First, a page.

America’s digital divide no longer appears to be the metaphorical canyon it once was, lined on opposite sides by technology haves and have-nots. Today’s divide acts more like a balloon: As the gap in computer access is squeezed in one place, bulging disparities, based on wealth, appear elsewhere.
Between 1984 and 2000, the number of students per computer in public schools dropped from 125 to just five—and the ratio was nearly the same when poverty was factored in.
At the same time, data reveal that needy students are the most likely to lack Internet access, and the most likely to use computers for simple tasks, such as repetitive drills, in school and at home.
“At first, we said, ‘Oh my God, look at the numbers [of computers],’” says Norris E. Dickard, a senior associate with the Washington-based Benton Foundation, which promotes the use of technology to address social issues. “ Now, we’re probing below the surface. We’re asking how much are students using them, and can students go to places where they can turn them on and do reports.”
Limited access to high-speed connections also continues to hinder technology use in poor urban and rural communities.
Last year, high-poverty schools had 5.3 students per computer, just slightly more than the 4.7 students for each computer in lower-poverty schools, according to Market Data Retrieval, a Shelton, Conn., firm that does educational-marketing research. Mdr also found that 92 percent of needy schools had Internet access, just a little less than the 96 percent of all others.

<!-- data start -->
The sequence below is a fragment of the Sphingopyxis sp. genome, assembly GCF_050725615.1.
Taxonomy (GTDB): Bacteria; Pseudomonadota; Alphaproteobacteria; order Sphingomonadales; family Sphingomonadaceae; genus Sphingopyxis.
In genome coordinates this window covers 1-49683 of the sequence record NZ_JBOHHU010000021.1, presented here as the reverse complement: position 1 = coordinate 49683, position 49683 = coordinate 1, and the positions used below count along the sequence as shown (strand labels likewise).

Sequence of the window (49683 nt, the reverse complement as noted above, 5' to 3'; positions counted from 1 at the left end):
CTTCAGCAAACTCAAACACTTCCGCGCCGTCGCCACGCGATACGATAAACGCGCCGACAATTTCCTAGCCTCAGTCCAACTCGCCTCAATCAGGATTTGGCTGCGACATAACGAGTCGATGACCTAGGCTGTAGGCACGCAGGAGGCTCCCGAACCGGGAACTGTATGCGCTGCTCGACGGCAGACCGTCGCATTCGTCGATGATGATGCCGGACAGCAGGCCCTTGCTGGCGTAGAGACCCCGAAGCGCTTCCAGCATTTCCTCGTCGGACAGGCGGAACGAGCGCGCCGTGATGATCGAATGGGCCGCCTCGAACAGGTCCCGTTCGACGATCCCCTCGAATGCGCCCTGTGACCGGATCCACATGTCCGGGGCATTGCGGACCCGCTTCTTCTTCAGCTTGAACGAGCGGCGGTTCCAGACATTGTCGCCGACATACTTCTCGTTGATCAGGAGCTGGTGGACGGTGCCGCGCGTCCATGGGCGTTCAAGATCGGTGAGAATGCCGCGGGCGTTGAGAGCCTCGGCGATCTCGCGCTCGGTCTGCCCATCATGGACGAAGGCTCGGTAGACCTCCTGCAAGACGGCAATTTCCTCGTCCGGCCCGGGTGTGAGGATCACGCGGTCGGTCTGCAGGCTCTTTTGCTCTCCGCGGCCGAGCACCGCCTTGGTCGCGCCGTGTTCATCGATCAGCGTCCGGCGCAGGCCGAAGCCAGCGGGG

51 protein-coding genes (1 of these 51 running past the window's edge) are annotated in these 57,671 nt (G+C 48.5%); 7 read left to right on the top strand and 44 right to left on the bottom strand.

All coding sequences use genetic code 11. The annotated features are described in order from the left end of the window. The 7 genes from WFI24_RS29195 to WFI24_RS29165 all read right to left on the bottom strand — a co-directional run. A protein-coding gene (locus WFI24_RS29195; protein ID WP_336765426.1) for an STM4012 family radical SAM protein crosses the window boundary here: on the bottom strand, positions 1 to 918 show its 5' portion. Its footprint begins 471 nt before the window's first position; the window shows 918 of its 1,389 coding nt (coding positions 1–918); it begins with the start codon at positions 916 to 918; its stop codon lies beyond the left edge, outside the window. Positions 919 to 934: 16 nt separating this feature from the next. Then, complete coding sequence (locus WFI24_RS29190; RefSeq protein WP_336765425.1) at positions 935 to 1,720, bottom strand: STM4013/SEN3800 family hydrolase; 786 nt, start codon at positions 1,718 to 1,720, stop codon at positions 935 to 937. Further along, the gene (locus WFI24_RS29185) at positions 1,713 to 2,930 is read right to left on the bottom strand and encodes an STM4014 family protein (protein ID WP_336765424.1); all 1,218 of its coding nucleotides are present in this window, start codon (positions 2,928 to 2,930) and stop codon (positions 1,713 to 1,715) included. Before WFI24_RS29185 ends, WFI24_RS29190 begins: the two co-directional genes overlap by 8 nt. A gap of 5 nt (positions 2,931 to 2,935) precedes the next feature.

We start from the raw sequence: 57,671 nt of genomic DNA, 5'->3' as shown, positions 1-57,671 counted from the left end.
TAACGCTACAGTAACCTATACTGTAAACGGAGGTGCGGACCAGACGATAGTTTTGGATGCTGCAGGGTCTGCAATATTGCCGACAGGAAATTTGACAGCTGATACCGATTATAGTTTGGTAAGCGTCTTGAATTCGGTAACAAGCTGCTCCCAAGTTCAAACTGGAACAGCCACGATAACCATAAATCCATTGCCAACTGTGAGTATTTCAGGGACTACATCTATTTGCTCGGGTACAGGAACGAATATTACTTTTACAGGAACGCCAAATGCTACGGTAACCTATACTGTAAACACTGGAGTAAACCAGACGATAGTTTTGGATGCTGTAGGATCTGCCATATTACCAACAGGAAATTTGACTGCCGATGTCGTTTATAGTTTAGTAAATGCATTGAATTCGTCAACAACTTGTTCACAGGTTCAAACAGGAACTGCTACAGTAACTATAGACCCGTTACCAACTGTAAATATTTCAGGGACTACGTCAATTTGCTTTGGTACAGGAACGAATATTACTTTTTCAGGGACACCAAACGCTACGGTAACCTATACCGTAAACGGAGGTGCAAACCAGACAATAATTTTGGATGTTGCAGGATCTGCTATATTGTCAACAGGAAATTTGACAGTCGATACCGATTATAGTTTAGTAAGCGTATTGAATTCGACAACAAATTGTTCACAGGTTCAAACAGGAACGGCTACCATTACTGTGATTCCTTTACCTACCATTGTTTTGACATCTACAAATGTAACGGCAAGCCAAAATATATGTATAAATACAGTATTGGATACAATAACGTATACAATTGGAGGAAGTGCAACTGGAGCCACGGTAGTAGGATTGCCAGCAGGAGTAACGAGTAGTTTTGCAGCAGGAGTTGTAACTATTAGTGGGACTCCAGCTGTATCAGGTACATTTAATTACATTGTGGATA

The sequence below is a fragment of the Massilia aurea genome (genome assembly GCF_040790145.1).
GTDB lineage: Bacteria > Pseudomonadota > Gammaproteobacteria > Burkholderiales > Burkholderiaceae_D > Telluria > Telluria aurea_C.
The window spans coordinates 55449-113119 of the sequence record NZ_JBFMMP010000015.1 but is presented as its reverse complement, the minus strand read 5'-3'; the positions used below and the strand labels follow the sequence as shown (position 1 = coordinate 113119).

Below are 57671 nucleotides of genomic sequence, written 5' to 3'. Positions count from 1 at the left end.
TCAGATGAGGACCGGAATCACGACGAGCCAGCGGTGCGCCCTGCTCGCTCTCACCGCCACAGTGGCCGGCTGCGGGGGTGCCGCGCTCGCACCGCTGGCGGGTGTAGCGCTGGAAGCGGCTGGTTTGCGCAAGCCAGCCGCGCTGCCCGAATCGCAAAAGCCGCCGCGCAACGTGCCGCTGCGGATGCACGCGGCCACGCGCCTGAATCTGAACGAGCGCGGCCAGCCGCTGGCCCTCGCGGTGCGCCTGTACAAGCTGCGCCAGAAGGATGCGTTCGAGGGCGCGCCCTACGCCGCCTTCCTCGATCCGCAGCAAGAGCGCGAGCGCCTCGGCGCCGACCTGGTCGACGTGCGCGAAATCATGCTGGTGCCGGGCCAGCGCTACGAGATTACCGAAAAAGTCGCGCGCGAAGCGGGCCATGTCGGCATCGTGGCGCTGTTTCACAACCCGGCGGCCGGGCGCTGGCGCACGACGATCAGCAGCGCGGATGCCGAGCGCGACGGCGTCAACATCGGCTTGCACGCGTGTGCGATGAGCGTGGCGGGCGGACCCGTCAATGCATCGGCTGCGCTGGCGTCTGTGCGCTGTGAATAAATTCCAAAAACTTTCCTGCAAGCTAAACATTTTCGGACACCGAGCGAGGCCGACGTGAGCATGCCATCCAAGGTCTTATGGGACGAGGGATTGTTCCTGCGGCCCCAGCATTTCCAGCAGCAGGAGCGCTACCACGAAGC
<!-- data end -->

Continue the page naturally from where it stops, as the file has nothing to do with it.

That’s the good news.
A more detailed breakdown by the U.S. Department of Education by degree of poverty found large gaps between the wealthiest and the poorest public schools.
In schools where fewer than 11 percent of students qualified for subsidized lunches, the percentage of classrooms with Internet access skyrocketed from 4 percent to 74 percent between 1994 and 1999. Where at least 71 percent of students qualified for subsidized lunches, classroom Internet access rose from 2 percent to 39 percent in that time.
Such disparities are even greater in the nation’s households.
The U.S. Department of Commerce reports that 19 percent of households with incomes below $15,000 a year owned computers last year—up from 15 percent in December 1998. Meanwhile, 86 percent of households earning $75,000 or more a year had a computer at home in 2000.
About 11 percent of households in rural areas and 14 percent in central cities that earned below $15,000 a year could go online in 2000, compared with nearly eight in 10 households earning at least $75,000 a year.
Before each student received a free computer at one New York City school, it was easy to see how those inequities played out. “Some students would make beautiful diagrams to add to their work, while others would use tracing paper and pens,” said Michelle Zernone, the director of the Manhattan Institute of Academics and Visual Arts. “I have pretty caring and dedicated teachers, so no one would hold it against students. But the shame was that you could see which children were disadvantaged.”